1887
Creoles and Typology
  • ISSN 0920-9034
  • E-ISSN: 1569-9870
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Abstract

That creole languages resemble each other beyond the diversity of their lexifiers and formative environments is a fact. Similarity should not be overstated, however, as creole languages also differ from each other in important ways. Hence the fundamental issues of creole studies: why are Creoles similar and what makes them different? What kind of a language group do they constitute? A genetic family they certainly are not, nor are they a typological group: creole languages do not constitute a type of their own. Assuming universal grammar viewed as a language bioprogram (LB) to be the principle of creole similarity strongly overstates this similarity. Moreover there are reasons to doubt the reality of the LB. Actually the kind of partial similarities exhibited by creole languages looks rather like what languages in a sprachbund or linguistic area have in common. How can languages scattered all over the world constitute an area, though? An answer is proposed in this study, which rests on two assumptions. First, creole languages constitute a virtual (non-spatial) area by virtue of their very similar origins, namely strong punctuations (catastrophes in a technical sense) involving Basic Variety (pidgin) episodes. Secondly, the (by no means necessary) aftermath of the catastrophe was an exceptional and limited repairing recourse to default grammar, whereby is meant a non-innate (at least not genetically coded), usage-based organization of the sound-meaning interface ensuring semantic transparency, that is the most direct mapping possible given (a) the organization of language sound; (b) the nature of meaning; (c) human preferred ways of associating forms and notions, also relevant for drawing, tool making, and so forth. Beyond that, creole languages are free to differ according to their lexifiers, substrates, adstrates, and so forth.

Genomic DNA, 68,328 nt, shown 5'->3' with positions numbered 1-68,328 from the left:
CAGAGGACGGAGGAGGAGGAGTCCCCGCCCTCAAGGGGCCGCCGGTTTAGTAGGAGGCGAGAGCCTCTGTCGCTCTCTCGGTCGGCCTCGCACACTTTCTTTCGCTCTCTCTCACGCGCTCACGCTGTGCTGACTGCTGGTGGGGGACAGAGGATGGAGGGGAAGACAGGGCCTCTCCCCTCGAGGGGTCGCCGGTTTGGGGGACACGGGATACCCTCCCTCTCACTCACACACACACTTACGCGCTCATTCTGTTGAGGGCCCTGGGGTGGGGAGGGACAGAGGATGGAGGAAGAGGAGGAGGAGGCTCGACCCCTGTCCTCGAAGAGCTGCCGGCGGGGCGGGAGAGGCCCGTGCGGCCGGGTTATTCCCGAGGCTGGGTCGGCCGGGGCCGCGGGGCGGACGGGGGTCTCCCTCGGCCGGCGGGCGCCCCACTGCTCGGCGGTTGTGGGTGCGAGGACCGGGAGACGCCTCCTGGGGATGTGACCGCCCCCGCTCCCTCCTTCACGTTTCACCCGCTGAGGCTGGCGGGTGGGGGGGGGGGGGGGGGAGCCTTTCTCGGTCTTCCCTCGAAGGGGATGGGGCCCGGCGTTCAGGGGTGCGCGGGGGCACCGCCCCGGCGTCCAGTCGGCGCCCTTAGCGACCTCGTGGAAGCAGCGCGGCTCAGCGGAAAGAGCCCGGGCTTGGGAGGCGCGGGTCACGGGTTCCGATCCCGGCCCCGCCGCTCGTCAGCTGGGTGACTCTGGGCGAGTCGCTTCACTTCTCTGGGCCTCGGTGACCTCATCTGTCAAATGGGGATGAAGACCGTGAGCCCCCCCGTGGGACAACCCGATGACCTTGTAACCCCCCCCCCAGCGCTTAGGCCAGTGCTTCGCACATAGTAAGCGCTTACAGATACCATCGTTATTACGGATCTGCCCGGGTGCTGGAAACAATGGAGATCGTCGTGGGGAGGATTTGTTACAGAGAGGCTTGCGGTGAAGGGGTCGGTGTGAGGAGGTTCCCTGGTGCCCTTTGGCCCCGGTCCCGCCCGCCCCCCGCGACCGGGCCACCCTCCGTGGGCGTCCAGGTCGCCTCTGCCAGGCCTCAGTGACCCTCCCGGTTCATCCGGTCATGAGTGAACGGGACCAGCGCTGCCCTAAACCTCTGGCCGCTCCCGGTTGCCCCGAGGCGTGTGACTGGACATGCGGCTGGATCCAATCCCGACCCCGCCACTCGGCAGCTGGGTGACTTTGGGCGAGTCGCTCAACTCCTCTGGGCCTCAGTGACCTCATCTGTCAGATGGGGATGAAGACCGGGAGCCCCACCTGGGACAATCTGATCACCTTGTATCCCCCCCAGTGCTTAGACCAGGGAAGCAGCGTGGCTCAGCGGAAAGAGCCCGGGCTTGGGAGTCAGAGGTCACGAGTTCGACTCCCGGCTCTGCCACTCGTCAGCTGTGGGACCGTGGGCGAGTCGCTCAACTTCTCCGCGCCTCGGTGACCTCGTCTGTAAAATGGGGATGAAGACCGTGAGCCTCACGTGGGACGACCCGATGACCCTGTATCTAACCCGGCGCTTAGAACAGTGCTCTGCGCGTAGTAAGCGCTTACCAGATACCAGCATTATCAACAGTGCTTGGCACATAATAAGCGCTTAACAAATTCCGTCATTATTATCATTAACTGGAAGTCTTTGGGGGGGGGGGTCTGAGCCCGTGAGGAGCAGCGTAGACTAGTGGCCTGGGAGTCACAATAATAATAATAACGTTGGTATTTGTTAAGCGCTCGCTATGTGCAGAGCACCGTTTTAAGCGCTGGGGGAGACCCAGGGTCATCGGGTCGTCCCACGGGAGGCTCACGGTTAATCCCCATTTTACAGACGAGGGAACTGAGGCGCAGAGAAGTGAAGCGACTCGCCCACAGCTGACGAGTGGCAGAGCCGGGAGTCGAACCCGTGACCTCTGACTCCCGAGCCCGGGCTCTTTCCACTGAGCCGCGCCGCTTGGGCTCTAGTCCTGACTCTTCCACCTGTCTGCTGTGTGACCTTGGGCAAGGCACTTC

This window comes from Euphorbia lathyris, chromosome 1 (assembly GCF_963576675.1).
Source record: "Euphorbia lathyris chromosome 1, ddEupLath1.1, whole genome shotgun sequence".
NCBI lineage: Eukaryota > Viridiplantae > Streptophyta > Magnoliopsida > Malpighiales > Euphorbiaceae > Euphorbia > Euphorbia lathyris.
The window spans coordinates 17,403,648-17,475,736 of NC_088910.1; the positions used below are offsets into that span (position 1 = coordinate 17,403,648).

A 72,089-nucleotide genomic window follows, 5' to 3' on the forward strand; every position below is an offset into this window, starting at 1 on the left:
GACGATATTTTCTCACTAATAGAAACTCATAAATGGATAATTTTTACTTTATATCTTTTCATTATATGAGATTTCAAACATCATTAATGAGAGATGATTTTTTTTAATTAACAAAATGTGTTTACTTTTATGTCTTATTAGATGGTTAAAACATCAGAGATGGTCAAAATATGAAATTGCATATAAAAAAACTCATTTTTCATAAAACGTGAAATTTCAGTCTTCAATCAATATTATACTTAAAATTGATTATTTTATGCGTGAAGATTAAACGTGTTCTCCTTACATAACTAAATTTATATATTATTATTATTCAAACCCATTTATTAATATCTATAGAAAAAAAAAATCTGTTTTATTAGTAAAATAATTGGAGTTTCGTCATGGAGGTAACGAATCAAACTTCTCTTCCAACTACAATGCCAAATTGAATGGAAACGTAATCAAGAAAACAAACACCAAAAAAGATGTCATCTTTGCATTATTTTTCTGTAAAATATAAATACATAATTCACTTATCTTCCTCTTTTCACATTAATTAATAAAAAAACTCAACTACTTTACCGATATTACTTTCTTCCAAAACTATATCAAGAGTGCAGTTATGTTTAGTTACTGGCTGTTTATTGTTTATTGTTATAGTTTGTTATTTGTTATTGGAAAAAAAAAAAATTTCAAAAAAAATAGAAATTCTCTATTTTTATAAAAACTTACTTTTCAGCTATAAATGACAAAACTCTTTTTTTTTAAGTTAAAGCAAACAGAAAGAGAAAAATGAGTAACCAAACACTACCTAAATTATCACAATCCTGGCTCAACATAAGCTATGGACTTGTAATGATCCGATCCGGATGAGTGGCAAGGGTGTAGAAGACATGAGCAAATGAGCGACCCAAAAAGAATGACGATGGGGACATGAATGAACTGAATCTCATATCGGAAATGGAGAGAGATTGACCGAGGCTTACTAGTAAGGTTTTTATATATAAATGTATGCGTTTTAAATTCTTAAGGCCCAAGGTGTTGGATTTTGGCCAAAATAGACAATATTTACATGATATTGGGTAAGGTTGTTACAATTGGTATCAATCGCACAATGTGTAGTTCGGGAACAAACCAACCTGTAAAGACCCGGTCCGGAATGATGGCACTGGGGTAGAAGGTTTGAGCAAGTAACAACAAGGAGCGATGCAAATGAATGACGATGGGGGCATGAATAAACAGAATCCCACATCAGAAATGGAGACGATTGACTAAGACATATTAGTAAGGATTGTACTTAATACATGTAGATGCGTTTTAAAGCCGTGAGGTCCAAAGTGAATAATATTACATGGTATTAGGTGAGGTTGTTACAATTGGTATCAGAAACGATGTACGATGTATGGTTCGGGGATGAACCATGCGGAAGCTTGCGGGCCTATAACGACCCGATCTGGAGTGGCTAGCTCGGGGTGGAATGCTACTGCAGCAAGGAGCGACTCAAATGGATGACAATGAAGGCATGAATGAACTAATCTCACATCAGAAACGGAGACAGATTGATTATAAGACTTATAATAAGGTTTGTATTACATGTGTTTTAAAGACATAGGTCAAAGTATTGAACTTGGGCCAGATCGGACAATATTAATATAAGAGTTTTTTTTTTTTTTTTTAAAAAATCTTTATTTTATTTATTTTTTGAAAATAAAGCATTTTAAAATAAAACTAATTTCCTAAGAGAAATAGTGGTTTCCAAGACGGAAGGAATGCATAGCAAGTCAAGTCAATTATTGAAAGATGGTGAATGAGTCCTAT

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/content/journals/10.1075/jpcl.26.1.03kih
2011-01-01
2019-10-23
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